Prada AW14

Quite a few reporters did not really rave about this collection like they normally do a Prada collection. Tim Blanks is hoping for more next month. Imran Ahmed said on the SHOWStudio discussion that it not his favourite Prada collection, not having that ‘instantly recognisable piece’.

While the progression of fashion has been Prada’s game for time immemorial, this collection does more than that. Its focus on an un-fussiness that is decidedly anti-Pitti and new in menswear reflects a modern masculinity.

Everything was nonchalant as possible, where nothing seemed as clear-cut as a suit or intentional as wearing an actual jumper during winter (the omission of which did annoy but Bottega Veneta’s will certainly fit the bill) . Though, that seemed to be the point. She was inspired by experimental theatre and music, ‘A lot of Pina Bausch, avant-garde theater, political, mostly German, affected by Fassbender,’ an art form in which everything seems to have to come together in harmony, feigning effortlessness with much effort, but the confusion over what exactly it is is still there, is ever present.

The pants were cut long and stacked at the cuffs, like jeans with curved pockets and tracksuits with contrasting thin lines down the side. The colours and materials seemed to play the most important role in affecting a confident but gentle sensibility, with dulled blues, creams, navys, greys and greens on silk shirts, looking dressed but easy at the same time. Many blazers were cut to have  wide V-shaped chest with curved labels that are usually the most masculine, but they were cut loosely and most styled without buttoning, as if the were the most familiar things to wear.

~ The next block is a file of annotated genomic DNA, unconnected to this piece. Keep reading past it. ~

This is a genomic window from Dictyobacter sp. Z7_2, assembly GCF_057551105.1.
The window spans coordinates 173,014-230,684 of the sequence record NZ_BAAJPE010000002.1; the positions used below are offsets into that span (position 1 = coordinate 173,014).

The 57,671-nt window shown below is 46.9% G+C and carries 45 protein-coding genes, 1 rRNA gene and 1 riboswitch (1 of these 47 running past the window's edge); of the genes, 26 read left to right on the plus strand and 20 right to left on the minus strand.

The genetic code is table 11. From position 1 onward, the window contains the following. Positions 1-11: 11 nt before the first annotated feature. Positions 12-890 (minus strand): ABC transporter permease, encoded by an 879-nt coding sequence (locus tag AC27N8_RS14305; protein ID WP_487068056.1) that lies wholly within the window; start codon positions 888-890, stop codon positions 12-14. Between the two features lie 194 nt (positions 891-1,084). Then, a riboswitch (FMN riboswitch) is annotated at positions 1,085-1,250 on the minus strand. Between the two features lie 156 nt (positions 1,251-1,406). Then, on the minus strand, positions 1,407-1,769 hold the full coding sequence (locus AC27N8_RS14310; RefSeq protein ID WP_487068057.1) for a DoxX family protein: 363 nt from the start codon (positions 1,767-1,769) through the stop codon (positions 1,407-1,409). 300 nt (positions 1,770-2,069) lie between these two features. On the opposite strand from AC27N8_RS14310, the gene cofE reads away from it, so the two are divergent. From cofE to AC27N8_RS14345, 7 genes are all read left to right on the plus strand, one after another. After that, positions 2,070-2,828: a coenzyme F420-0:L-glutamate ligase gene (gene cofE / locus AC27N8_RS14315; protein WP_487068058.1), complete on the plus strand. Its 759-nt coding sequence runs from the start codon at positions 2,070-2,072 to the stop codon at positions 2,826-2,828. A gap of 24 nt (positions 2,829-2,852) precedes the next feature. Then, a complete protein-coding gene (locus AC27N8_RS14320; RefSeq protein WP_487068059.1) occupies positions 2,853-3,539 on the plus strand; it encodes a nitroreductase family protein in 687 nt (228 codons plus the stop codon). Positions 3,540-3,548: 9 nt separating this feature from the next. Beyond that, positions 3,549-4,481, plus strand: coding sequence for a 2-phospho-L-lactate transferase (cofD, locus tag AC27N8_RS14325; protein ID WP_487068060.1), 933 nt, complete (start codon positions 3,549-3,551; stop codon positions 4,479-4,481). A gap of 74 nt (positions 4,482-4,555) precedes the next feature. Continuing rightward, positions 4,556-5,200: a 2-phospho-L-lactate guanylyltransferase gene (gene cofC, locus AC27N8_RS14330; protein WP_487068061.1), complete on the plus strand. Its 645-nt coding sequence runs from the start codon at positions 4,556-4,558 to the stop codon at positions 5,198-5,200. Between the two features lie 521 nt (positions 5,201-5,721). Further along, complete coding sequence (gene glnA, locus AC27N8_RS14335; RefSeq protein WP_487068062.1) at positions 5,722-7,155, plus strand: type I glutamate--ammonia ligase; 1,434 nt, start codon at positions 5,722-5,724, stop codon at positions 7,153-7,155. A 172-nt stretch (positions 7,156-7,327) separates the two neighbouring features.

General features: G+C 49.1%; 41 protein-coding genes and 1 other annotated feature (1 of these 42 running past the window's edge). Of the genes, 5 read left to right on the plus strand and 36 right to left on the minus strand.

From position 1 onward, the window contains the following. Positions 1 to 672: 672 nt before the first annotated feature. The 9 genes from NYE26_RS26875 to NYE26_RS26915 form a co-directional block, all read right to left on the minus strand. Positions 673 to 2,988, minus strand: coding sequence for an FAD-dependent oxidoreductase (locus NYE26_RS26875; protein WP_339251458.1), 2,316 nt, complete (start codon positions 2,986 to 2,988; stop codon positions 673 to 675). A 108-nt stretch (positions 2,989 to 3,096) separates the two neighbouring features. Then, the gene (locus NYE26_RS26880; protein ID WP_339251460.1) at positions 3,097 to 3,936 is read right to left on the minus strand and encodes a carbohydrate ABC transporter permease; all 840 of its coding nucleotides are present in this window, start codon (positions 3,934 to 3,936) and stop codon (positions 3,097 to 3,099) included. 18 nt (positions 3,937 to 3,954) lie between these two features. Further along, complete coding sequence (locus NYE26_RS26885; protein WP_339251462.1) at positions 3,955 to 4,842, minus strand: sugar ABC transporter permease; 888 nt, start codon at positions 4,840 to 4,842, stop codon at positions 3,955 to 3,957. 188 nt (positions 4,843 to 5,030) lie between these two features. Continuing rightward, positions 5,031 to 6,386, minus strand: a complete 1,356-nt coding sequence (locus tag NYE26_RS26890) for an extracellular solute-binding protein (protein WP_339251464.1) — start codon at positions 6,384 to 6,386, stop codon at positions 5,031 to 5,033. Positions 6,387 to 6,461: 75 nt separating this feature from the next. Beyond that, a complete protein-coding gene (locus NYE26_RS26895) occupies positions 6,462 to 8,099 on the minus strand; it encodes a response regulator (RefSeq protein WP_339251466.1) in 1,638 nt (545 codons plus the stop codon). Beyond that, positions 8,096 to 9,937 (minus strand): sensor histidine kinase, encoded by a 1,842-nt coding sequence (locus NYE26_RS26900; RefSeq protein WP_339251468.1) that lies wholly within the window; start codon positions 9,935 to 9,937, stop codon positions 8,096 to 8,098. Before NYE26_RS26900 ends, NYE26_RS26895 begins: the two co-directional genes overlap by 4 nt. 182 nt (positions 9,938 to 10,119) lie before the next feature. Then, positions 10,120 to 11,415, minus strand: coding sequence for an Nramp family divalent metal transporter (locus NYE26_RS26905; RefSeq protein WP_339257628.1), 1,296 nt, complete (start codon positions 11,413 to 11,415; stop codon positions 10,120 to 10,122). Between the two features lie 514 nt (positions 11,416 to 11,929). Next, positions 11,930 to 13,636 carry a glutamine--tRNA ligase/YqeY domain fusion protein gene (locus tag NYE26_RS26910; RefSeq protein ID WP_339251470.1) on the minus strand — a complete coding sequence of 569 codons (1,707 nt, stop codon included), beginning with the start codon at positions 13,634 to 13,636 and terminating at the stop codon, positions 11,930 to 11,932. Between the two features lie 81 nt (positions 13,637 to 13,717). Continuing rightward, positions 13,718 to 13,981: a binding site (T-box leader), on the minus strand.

It all seemed like a release from most polarising collections, which are either playing with gender roles or streetwear or ankles/calves but Prada has softened or taken away the almost always arresting elements to produce a thoroughly approachable collection. Especially, with the ties as scarfs, worn as if an afterthought. I am not sure if it reflects the growing numbers of people at the shows taking cues from Robert Rabensteiner and his style and if it does, it is because it’s a great idea. It dresses down, while adding a suave touch to each look.

I honestly think it made each look, as some may have looked to 70s inclined without it, and even though I don’t think she was referencing any era, a workwear and photographer’s theme seemed to come through in the two-tone brown suit (affectionately resembling a UPS deliveryman), and the quilted vests, long and waist length, like an appropriation of a war reporter’s bullet proof iteration. The practical reality of the clothes was never lost, which is where the new masculinity of the collection succeeded. It seemed like a casual version of Raf Simons AW13, which was extremely constructed even though this worked well, Prada has somewhat copied but added a more approachable direction to its theme.

The realisation of the outdated, sometimes caricature, glamour of menswear, and the need for a more subdued yet still individual man is the best thing about this collection, that is not easily appreciated. A gentle-man, out of the limelight yet still a worthy companion to a vivacious woman. Or not. Someone with the confidence to wear the tie as a scarf and not need a convention as a marker of their masculinity. 

Selected looks from the collection:

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